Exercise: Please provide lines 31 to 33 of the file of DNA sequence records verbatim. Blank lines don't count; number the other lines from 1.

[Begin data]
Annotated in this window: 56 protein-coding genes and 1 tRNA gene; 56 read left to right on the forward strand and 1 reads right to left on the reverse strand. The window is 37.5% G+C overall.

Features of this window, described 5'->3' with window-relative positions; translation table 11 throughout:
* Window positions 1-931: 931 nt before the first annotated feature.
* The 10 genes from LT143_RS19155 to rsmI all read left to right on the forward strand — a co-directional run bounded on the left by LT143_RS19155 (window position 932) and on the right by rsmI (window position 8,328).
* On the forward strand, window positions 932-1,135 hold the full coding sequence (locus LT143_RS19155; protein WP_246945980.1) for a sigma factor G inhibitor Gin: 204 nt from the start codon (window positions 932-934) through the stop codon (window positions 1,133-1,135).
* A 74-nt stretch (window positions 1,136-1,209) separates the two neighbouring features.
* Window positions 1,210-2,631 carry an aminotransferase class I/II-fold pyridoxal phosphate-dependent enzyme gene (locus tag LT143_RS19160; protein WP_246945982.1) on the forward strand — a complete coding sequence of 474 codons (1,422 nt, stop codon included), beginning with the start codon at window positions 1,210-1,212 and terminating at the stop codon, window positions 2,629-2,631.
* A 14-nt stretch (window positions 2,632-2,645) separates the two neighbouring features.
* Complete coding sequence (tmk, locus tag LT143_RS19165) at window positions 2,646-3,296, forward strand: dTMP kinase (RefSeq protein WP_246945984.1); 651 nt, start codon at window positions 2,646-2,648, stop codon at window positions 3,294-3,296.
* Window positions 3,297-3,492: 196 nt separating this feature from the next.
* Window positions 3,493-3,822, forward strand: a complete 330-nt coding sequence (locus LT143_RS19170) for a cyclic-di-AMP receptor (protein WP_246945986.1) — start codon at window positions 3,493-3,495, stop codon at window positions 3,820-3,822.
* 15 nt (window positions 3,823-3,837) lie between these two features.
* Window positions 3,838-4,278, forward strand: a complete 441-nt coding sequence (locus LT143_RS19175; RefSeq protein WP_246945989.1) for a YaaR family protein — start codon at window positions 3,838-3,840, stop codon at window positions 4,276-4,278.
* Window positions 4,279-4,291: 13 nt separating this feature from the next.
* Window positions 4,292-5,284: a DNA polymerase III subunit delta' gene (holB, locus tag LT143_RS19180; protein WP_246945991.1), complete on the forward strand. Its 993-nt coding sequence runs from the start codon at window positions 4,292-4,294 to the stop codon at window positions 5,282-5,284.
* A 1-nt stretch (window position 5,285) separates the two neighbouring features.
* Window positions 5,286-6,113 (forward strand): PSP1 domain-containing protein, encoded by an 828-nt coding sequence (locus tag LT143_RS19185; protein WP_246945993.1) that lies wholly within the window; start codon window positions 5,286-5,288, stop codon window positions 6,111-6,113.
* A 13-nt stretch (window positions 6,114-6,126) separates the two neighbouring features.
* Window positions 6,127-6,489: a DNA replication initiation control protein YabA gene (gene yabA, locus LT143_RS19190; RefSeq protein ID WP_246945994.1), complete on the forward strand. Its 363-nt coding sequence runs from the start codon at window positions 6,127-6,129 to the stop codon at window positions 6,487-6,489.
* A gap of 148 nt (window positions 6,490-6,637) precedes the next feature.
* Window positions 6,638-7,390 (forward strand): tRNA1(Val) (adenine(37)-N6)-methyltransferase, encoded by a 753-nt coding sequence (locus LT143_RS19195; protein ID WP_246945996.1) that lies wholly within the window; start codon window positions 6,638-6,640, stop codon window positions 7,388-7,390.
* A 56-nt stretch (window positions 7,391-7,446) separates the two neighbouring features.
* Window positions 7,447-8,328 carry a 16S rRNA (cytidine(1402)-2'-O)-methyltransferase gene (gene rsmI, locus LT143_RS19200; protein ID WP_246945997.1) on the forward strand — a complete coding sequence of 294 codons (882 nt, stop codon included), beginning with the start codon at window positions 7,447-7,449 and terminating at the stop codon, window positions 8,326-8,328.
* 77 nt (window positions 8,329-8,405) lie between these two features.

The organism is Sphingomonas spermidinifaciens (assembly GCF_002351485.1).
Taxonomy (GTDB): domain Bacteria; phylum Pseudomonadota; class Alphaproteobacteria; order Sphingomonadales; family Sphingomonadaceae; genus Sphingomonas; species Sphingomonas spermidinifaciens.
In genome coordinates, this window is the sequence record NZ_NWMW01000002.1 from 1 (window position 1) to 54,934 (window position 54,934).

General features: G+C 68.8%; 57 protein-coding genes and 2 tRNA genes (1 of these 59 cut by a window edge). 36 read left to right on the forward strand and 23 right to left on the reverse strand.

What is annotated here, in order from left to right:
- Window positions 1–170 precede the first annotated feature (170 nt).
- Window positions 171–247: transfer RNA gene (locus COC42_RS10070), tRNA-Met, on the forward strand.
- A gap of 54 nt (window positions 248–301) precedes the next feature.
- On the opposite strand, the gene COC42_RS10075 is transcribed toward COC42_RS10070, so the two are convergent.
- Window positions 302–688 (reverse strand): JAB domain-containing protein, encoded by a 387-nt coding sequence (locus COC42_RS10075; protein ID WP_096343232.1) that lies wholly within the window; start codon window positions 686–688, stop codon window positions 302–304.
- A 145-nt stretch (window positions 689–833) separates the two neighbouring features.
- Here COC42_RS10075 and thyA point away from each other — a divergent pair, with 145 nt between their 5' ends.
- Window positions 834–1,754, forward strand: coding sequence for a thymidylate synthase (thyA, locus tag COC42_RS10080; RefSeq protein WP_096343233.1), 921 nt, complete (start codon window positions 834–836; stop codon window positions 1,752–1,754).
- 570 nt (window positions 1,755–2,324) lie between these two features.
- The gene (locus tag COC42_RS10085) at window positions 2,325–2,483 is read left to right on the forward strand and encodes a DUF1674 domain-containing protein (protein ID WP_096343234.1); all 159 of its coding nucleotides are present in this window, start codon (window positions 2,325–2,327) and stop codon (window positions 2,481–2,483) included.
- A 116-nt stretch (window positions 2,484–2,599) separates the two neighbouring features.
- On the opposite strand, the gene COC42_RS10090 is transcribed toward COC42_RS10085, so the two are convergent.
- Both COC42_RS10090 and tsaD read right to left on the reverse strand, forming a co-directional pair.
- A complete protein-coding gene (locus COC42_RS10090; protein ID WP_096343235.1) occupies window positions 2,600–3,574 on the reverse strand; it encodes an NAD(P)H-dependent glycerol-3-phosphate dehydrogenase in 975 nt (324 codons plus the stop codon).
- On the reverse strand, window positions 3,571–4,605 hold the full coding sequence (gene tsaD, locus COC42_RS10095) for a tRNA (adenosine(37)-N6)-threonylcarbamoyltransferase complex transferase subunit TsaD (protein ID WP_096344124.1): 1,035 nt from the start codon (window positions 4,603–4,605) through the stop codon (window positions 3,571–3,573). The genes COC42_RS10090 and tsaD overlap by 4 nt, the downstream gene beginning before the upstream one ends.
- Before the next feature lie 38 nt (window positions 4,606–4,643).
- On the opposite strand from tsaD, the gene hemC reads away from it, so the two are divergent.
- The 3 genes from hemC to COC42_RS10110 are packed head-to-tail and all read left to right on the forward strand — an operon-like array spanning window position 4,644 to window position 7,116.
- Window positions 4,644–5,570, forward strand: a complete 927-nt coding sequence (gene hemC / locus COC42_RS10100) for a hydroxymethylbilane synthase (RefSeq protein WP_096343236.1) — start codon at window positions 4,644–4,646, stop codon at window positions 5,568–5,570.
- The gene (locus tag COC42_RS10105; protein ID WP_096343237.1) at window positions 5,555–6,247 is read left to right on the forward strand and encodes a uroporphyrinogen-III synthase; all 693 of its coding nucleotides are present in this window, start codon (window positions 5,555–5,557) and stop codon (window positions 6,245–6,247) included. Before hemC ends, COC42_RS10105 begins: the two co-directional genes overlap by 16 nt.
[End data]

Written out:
- Window positions 171–247: transfer RNA gene (locus COC42_RS10070), tRNA-Met, on the forward strand.
- A gap of 54 nt (window positions 248–301) precedes the next feature.
- On the opposite strand, the gene COC42_RS10075 is transcribed toward COC42_RS10070, so the two are convergent.